Major Growth QTLs in Fowl Are Related to Fearful Behavior: Possible Genetic Links Between Fear Responses and Production Traits in a Red Junglefowl × White Leghorn Intercross
- Cite this article as:
- Schütz, K.E., Kerje, S., Jacobsson, L. et al. Behav Genet (2004) 34: 121. doi:10.1023/B:BEGE.0000009481.98336.fc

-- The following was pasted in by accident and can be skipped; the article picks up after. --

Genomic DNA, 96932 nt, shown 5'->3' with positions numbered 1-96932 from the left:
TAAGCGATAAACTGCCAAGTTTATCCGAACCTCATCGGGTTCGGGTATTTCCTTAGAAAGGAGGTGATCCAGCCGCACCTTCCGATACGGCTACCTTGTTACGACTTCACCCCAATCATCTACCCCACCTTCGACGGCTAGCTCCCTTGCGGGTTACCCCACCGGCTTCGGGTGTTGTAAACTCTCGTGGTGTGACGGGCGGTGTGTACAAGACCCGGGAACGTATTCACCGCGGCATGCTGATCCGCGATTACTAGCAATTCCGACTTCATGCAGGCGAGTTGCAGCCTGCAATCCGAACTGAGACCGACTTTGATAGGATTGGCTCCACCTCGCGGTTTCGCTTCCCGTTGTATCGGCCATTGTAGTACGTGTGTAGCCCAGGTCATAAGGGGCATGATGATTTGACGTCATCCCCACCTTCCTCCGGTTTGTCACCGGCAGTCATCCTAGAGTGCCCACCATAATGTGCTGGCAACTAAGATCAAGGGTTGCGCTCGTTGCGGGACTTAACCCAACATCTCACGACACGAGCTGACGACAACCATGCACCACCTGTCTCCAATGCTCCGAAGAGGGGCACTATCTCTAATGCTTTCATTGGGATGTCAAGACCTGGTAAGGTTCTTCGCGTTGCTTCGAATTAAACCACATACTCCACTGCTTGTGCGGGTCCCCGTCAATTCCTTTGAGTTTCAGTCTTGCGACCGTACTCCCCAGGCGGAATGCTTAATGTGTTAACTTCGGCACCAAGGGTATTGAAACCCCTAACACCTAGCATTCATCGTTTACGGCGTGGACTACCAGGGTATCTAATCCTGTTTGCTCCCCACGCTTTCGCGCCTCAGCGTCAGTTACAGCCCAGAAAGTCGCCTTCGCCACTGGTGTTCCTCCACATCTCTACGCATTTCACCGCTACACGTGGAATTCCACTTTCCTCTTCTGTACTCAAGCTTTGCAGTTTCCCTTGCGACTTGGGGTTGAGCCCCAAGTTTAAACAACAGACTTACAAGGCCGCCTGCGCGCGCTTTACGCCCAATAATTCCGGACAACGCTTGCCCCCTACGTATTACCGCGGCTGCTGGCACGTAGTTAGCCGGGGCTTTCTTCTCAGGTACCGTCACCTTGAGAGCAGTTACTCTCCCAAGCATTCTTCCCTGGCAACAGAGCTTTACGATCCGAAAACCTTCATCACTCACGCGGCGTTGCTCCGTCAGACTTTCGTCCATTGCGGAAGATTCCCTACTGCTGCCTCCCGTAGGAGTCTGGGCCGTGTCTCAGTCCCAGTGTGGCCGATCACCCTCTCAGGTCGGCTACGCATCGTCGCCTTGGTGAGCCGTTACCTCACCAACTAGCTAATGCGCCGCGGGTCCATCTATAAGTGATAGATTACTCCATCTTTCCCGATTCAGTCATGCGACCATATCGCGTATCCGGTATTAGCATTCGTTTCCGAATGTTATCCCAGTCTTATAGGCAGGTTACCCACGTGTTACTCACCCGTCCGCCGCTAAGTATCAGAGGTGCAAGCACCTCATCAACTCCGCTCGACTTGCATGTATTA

The aim of this work was to study fear responses and their relation to production traits in red junglefowl (Gallus gallus spp.), White Leghorn (Gallus domesticus), and their F2-progeny. Quantitative trait locus (QTL) analyses were performed for behavioral traits to gain information about possible genetic links between fear-related behaviors and production. Four behavioral tests were performed that induce different levels of acute fear (open field [OF], exposure to a novel object, tonic immobility, and restraint). Production traits, that is, egg production, sexual maturity (in females), food intake, and growth, were measured individually. A genome scan using 105 microsatellite markers was carried out to identify QTLs controlling the traits studied. In the OF and novel object tests (NO), Leghorns showed less fear behavior than junglefowl, whereas junglefowl behaved less fearfully in the tonic immobility test (TI) and were more active in the restraint test. In the F2 progeny, only weak phenotypic associations were found between production traits and fear behavior. A significant QTL for TI duration was found on chromosome 1 that coincided with a QTL for egg weight and growth in the same animals. Another QTL for NO in males coincided with another major growth QTL. These two known growth QTLs affected a wide range of reactions in different tests. Several other significant and suggestive QTLs for behavioral traits related to fear were found. These QTLs did not coincide with QTLs for production traits, indicating that these fear variables may not be genetically linked to the production traits we measured here. The results show that loci affecting important production traits are located in the same chromosomal region as loci affecting different fear-related behaviors.